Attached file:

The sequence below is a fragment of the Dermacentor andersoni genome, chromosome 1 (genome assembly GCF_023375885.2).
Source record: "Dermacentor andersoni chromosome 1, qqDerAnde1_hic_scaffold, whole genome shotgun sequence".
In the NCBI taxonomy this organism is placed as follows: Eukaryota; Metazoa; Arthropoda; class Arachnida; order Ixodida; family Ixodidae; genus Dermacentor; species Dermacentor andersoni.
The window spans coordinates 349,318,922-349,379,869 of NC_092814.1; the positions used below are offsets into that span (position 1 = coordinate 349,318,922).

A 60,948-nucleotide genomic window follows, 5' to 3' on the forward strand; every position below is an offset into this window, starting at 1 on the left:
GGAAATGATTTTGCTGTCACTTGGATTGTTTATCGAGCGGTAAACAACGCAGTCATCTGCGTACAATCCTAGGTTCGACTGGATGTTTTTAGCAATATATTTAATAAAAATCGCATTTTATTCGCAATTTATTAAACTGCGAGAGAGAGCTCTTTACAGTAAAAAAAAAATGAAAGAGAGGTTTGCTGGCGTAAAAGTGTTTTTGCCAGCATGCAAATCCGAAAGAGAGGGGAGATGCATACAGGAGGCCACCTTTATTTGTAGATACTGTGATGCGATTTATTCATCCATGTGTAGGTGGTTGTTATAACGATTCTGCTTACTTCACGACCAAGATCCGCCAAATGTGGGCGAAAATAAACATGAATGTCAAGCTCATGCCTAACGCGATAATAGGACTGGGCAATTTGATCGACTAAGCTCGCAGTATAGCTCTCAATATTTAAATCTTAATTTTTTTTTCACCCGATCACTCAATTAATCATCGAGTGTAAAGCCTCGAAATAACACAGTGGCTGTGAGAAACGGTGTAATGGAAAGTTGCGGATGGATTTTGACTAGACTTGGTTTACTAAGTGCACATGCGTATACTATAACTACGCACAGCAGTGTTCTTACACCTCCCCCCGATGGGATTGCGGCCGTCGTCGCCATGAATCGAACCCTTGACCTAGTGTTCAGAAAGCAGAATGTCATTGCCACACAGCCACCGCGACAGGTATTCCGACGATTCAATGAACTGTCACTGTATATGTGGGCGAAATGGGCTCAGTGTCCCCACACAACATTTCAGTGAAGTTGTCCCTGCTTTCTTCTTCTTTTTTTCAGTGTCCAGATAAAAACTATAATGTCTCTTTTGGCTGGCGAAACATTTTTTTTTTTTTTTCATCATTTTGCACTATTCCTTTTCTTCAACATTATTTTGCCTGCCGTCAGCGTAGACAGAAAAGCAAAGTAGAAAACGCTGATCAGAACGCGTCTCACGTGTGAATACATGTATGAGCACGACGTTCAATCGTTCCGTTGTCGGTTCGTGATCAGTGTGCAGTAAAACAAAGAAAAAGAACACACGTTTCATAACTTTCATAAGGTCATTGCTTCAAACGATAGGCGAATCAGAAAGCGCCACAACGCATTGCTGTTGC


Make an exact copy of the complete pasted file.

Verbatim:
The sequence below is a fragment of the Dermacentor andersoni genome, chromosome 1 (genome assembly GCF_023375885.2).
Source record: "Dermacentor andersoni chromosome 1, qqDerAnde1_hic_scaffold, whole genome shotgun sequence".
In the NCBI taxonomy this organism is placed as follows: Eukaryota; Metazoa; Arthropoda; class Arachnida; order Ixodida; family Ixodidae; genus Dermacentor; species Dermacentor andersoni.
The window spans coordinates 349,318,922-349,379,869 of NC_092814.1; the positions used below are offsets into that span (position 1 = coordinate 349,318,922).

A 60,948-nucleotide genomic window follows, 5' to 3' on the forward strand; every position below is an offset into this window, starting at 1 on the left:
GGAAATGATTTTGCTGTCACTTGGATTGTTTATCGAGCGGTAAACAACGCAGTCATCTGCGTACAATCCTAGGTTCGACTGGATGTTTTTAGCAATATATTTAATAAAAATCGCATTTTATTCGCAATTTATTAAACTGCGAGAGAGAGCTCTTTACAGTAAAAAAAAAATGAAAGAGAGGTTTGCTGGCGTAAAAGTGTTTTTGCCAGCATGCAAATCCGAAAGAGAGGGGAGATGCATACAGGAGGCCACCTTTATTTGTAGATACTGTGATGCGATTTATTCATCCATGTGTAGGTGGTTGTTATAACGATTCTGCTTACTTCACGACCAAGATCCGCCAAATGTGGGCGAAAATAAACATGAATGTCAAGCTCATGCCTAACGCGATAATAGGACTGGGCAATTTGATCGACTAAGCTCGCAGTATAGCTCTCAATATTTAAATCTTAATTTTTTTTTCACCCGATCACTCAATTAATCATCGAGTGTAAAGCCTCGAAATAACACAGTGGCTGTGAGAAACGGTGTAATGGAAAGTTGCGGATGGATTTTGACTAGACTTGGTTTACTAAGTGCACATGCGTATACTATAACTACGCACAGCAGTGTTCTTACACCTCCCCCCGATGGGATTGCGGCCGTCGTCGCCATGAATCGAACCCTTGACCTAGTGTTCAGAAAGCAGAATGTCATTGCCACACAGCCACCGCGACAGGTATTCCGACGATTCAATGAACTGTCACTGTATATGTGGGCGAAATGGGCTCAGTGTCCCCACACAACATTTCAGTGAAGTTGTCCCTGCTTTCTTCTTCTTTTTTTCAGTGTCCAGATAAAAACTATAATGTCTCTTTTGGCTGGCGAAACATTTTTTTTTTTTTTTCATCATTTTGCACTATTCCTTTTCTTCAACATTATTTTGCCTGCCGTCAGCGTAGACAGAAAAGCAAAGTAGAAAACGCTGATCAGAACGCGTCTCACGTGTGAATACATGTATGAGCACGACGTTCAATCGTTCCGTTGTCGGTTCGTGATCAGTGTGCAGTAAAACAAAGAAAAAGAACACACGTTTCATAACTTTCATAAGGTCATTGCTTCAAACGATAGGCGAATCAGAAAGCGCCACAACGCATTGCTGTTGC